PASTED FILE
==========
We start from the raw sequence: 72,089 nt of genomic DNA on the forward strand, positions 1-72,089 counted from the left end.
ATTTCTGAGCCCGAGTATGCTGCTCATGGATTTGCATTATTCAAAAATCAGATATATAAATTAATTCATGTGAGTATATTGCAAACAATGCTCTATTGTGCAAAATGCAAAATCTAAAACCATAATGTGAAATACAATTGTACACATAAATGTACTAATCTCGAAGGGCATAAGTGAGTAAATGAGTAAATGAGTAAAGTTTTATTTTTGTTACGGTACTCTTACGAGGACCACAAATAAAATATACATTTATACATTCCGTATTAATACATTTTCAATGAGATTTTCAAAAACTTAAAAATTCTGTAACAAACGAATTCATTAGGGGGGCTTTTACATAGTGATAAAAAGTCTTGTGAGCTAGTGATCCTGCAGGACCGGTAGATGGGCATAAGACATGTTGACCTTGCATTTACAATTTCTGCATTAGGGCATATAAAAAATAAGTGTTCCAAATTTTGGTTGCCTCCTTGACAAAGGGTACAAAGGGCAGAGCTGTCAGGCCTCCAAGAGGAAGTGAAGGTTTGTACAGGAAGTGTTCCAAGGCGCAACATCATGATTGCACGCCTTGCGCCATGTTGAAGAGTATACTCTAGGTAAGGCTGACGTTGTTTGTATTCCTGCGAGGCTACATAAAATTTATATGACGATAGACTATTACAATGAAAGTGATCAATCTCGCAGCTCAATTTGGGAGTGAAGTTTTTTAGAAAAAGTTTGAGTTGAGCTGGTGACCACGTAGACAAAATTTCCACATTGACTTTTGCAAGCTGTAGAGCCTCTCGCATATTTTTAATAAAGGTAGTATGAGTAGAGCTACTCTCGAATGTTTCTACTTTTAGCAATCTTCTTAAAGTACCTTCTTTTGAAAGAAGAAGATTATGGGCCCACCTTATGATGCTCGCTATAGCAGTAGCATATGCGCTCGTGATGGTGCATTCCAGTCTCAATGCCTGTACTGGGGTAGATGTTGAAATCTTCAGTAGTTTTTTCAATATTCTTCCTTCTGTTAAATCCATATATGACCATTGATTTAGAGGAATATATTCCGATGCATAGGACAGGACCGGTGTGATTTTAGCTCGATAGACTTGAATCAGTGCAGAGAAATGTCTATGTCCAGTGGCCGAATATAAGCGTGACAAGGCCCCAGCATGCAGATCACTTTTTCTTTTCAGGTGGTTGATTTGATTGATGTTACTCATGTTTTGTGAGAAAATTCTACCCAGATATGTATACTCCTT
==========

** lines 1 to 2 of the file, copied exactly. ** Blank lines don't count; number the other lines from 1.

We start from the raw sequence: 72,089 nt of genomic DNA on the forward strand, positions 1-72,089 counted from the left end.
ATTTCTGAGCCCGAGTATGCTGCTCATGGATTTGCATTATTCAAAAATCAGATATATAAATTAATTCATGTGAGTATATTGCAAACAATGCTCTATTGTGCAAAATGCAAAATCTAAAACCATAATGTGAAATACAATTGTACACATAAATGTACTAATCTCGAAGGGCATAAGTGAGTAAATGAGTAAATGAGTAAAGTTTTATTTTTGTTACGGTACTCTTACGAGGACCACAAATAAAATATACATTTATACATTCCGTATTAATACATTTTCAATGAGATTTTCAAAAACTTAAAAATTCTGTAACAAACGAATTCATTAGGGGGGCTTTTACATAGTGATAAAAAGTCTTGTGAGCTAGTGATCCTGCAGGACCGGTAGATGGGCATAAGACATGTTGACCTTGCATTTACAATTTCTGCATTAGGGCATATAAAAAATAAGTGTTCCAAATTTTGGTTGCCTCCTTGACAAAGGGTACAAAGGGCAGAGCTGTCAGGCCTCCAAGAGGAAGTGAAGGTTTGTACAGGAAGTGTTCCAAGGCGCAACATCATGATTGCACGCCTTGCGCCATGTTGAAGAGTATACTCTAGGTAAGGCTGACGTTGTTTGTATTCCTGCGAGGCTACATAAAATTTATATGACGATAGACTATTACAATGAAAGTGATCAATCTCGCAGCTCAATTTGGGAGTGAAGTTTTTTAGAAAAAGTTTGAGTTGAGCTGGTGACCACGTAGACAAAATTTCCACATTGACTTTTGCAAGCTGTAGAGCCTCTCGCATATTTTTAATAAAGGTAGTATGAGTAGAGCTACTCTCGAATGTTTCTACTTTTAGCAATCTTCTTAAAGTACCTTCTTTTGAAAGAAGAAGATTATGGGCCCACCTTATGATGCTCGCTATAGCAGTAGCATATGCGCTCGTGATGGTGCATTCCAGTCTCAATGCCTGTACTGGGGTAGATGTTGAAATCTTCAGTAGTTTTTTCAATATTCTTCCTTCTGTTAAATCCATATATGACCATTGATTTAGAGGAATATATTCCGATGCATAGGACAGGACCGGTGTGATTTTAGCTCGATAGACTTGAATCAGTGCAGAGAAATGTCTATGTCCAGTGGCCGAATATAAGCGTGACAAGGCCCCAGCATGCAGATCACTTTTTCTTTTCAGGTGGTTGATTTGATTGATGTTACTCATGTTTTGTGAGAAAATTCTACCCAGATATGTATACTCCTT